Viva Las Vegas: For quite a while after my diagnosis and subsequent mastectomy, I think I separated from my physical body. It became the doctors’ body for that period of time. I’d always reference the Wire song, “Surgeon’s Girl.” Breast cancer is weird in that you don’t feel sick necessarily; your doctor tells you you’re sick. You don’t feel injured until the surgeon injures you with her knife. Then there’s the incredibly counterintuitive experience of chemotherapy, where you sit in a chair, feeling well, inject tons of poison, and feel shitty afterward. It requires a huge leap of faith in western medicine. It was mentally and physically very challenging. I found solace in meditation, working on my inner life while everyone tinkered with my body.


Rumpus: What was it like to rely on your body for financial sustenance and have it fail you suddenly?


Viva Las Vegas: It sucked! I have a hard time accepting help from people, but holy cow I got used to it this last year. I’m independent to a fault, and suddenly I was relying on the kindnesses of strangers. I don’t have family in town, so this meant rides to the hospital, tons of food, the occasional stack of cash, and, most importantly, company. Most dancers are very attuned to their bodies. We’re athletes.  The mastectomy cut through the muscle, and I literally felt I had my wings clipped. I couldn’t put carry-on luggage into the overhead compartment. I couldn’t drive for two weeks or swim (my drug of choice) for two months. Conversely, it feels FUCKING AWESOME to be strong again. I’m doing more cartwheels and handstands than I ever have in my life.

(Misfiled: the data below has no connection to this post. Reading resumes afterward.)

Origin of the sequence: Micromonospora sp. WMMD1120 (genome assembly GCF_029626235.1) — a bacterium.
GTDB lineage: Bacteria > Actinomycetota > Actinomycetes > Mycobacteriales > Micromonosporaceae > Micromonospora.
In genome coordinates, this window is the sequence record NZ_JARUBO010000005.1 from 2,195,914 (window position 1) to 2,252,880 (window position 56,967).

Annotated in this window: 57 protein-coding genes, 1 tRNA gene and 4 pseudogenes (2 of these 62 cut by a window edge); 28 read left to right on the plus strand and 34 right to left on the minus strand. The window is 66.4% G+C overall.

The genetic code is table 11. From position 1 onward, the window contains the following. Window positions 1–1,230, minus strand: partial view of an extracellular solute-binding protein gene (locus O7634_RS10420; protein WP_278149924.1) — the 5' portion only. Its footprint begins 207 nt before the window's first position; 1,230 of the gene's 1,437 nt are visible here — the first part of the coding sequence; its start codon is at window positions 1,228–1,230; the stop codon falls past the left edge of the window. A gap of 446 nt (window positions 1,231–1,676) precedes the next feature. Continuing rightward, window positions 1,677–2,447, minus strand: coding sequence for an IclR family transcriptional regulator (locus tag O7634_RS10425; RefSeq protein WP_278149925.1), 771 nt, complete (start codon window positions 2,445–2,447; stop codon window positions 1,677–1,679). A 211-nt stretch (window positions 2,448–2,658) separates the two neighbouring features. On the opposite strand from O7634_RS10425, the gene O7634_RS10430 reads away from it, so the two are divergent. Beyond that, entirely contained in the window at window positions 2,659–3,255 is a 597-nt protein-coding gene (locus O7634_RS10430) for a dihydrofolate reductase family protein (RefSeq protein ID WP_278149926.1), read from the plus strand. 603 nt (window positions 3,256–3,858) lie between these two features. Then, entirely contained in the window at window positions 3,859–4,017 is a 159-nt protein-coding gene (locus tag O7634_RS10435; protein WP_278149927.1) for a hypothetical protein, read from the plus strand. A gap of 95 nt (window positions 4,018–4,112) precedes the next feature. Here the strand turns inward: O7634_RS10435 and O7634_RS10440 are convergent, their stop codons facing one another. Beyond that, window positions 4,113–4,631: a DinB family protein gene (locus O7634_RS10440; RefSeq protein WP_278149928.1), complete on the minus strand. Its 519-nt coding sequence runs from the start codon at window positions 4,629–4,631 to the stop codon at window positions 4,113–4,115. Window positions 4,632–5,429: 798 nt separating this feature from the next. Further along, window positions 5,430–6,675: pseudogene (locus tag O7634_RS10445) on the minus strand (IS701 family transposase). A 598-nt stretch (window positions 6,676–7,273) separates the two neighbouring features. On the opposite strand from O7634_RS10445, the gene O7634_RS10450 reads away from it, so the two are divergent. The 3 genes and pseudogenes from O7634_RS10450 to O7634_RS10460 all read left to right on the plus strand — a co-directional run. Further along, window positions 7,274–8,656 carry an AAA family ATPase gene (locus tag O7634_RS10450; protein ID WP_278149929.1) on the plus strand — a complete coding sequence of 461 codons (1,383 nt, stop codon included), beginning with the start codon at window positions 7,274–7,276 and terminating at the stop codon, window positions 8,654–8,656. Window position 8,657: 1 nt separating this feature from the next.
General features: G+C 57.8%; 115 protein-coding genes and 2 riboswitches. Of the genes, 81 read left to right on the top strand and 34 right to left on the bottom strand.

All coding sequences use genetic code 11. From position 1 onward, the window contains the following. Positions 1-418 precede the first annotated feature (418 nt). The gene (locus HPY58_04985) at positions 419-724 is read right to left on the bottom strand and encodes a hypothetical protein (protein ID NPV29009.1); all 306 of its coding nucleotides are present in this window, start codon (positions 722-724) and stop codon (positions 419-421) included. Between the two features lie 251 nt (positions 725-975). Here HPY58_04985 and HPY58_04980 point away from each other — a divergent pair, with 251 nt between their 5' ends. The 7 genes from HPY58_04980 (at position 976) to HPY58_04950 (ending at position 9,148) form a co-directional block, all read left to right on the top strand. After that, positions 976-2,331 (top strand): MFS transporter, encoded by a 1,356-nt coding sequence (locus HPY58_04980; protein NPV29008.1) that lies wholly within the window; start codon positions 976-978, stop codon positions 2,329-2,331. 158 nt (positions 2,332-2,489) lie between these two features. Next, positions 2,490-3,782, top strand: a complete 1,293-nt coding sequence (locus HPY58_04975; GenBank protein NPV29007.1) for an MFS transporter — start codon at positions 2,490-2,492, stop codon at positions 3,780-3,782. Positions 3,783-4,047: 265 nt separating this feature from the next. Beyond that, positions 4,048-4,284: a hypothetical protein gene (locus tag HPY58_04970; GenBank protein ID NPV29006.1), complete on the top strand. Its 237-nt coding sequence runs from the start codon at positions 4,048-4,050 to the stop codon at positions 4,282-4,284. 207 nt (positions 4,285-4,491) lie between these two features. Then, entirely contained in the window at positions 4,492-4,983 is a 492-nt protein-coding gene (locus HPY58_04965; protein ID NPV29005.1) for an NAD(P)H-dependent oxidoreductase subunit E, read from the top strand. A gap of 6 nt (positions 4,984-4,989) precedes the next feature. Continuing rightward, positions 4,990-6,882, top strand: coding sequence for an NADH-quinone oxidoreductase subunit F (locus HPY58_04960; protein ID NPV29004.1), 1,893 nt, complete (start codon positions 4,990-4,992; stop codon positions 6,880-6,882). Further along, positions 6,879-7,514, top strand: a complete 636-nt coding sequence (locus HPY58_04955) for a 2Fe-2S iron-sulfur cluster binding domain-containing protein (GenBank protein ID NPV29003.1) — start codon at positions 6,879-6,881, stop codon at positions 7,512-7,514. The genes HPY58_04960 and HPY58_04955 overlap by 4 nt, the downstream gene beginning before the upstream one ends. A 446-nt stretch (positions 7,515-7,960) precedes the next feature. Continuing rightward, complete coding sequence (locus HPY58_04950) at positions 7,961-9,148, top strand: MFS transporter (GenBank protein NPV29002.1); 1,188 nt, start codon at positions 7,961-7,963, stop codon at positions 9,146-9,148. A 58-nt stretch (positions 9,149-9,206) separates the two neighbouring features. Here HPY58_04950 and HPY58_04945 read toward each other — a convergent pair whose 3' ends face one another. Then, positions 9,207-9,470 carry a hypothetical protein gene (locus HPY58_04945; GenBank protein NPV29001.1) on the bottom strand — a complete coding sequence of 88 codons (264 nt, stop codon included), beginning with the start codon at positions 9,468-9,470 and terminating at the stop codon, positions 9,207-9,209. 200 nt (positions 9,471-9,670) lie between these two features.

Rumpus: Do you still find yourself in heated debates with anti-porn feminists?


Viva Las Vegas: Not if I can help it. I do think it’s important to continue the discourse around sex work—Lord knows that’s a huge reason I got into this line of work. But I do get frustrated hearing the same ill-considered opinions from people who have never been to strip clubs. Sex work is one area of thought where ignorance is acceptable—even encouraged, and people make damning judgments based on their ignorance. It’s frustrating to have a conversation with an ignoramus. Now I can say, “Read my book.”


Rumpus: You describe the intimacy/disconnect as a side effect of working in the sex industry. Do you think this is something common for all dancers or is it something that was in place prior to stripping?


Viva Las Vegas: In the book I say that is a stereotype people have of dancers, and one that I don’t think is true. However it is sort of true for me, and I think it has to do with moving around every two years throughout my early life, and becoming constitutionally an anthropologist—always observing from the outside, never joining a community. It’s something I struggle with in the book, and which wasn’t really resolved until after 9/11. i.e., THE SEQUEL!

Rumpus: Do you think your book romanticizes the sex industry? Where is that line between romanticizing it and humanizing it?